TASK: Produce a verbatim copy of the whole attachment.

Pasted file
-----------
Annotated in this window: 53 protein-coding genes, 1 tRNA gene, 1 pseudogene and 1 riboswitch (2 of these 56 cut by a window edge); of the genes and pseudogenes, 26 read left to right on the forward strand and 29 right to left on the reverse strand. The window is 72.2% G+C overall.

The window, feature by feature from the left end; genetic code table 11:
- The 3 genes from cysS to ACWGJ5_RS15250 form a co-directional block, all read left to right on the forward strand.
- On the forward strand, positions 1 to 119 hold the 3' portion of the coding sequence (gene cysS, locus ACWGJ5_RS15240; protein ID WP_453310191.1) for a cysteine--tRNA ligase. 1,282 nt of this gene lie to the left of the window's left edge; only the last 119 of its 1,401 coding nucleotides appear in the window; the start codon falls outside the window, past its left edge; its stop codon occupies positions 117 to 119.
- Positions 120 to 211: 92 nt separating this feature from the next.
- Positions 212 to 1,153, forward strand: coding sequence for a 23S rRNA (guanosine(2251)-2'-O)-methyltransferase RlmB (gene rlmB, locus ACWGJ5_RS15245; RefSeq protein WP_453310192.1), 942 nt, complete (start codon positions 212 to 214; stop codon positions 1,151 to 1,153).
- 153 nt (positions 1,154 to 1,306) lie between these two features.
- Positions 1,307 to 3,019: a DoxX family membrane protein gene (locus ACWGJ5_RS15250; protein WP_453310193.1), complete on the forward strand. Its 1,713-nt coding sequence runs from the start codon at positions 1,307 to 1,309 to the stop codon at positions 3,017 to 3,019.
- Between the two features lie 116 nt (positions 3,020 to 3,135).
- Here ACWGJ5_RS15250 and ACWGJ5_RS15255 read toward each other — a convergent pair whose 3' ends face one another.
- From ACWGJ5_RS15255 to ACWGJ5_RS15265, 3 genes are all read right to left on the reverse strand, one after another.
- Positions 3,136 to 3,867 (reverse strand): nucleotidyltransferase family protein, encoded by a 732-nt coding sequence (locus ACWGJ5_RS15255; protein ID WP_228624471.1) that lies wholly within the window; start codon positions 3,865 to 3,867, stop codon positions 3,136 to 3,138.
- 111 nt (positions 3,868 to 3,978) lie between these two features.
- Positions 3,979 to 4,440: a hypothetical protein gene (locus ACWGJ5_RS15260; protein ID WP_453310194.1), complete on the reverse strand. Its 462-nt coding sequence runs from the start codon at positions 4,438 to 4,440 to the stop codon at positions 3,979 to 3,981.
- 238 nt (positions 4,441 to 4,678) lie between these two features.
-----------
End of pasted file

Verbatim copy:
Annotated in this window: 53 protein-coding genes, 1 tRNA gene, 1 pseudogene and 1 riboswitch (2 of these 56 cut by a window edge); of the genes and pseudogenes, 26 read left to right on the forward strand and 29 right to left on the reverse strand. The window is 72.2% G+C overall.

The window, feature by feature from the left end; genetic code table 11:
- The 3 genes from cysS to ACWGJ5_RS15250 form a co-directional block, all read left to right on the forward strand.
- On the forward strand, positions 1 to 119 hold the 3' portion of the coding sequence (gene cysS, locus ACWGJ5_RS15240; protein ID WP_453310191.1) for a cysteine--tRNA ligase. 1,282 nt of this gene lie to the left of the window's left edge; only the last 119 of its 1,401 coding nucleotides appear in the window; the start codon falls outside the window, past its left edge; its stop codon occupies positions 117 to 119.
- Positions 120 to 211: 92 nt separating this feature from the next.
- Positions 212 to 1,153, forward strand: coding sequence for a 23S rRNA (guanosine(2251)-2'-O)-methyltransferase RlmB (gene rlmB, locus ACWGJ5_RS15245; RefSeq protein WP_453310192.1), 942 nt, complete (start codon positions 212 to 214; stop codon positions 1,151 to 1,153).
- 153 nt (positions 1,154 to 1,306) lie between these two features.
- Positions 1,307 to 3,019: a DoxX family membrane protein gene (locus ACWGJ5_RS15250; protein WP_453310193.1), complete on the forward strand. Its 1,713-nt coding sequence runs from the start codon at positions 1,307 to 1,309 to the stop codon at positions 3,017 to 3,019.
- Between the two features lie 116 nt (positions 3,020 to 3,135).
- Here ACWGJ5_RS15250 and ACWGJ5_RS15255 read toward each other — a convergent pair whose 3' ends face one another.
- From ACWGJ5_RS15255 to ACWGJ5_RS15265, 3 genes are all read right to left on the reverse strand, one after another.
- Positions 3,136 to 3,867 (reverse strand): nucleotidyltransferase family protein, encoded by a 732-nt coding sequence (locus ACWGJ5_RS15255; protein ID WP_228624471.1) that lies wholly within the window; start codon positions 3,865 to 3,867, stop codon positions 3,136 to 3,138.
- 111 nt (positions 3,868 to 3,978) lie between these two features.
- Positions 3,979 to 4,440: a hypothetical protein gene (locus ACWGJ5_RS15260; protein ID WP_453310194.1), complete on the reverse strand. Its 462-nt coding sequence runs from the start codon at positions 4,438 to 4,440 to the stop codon at positions 3,979 to 3,981.
- 238 nt (positions 4,441 to 4,678) lie between these two features.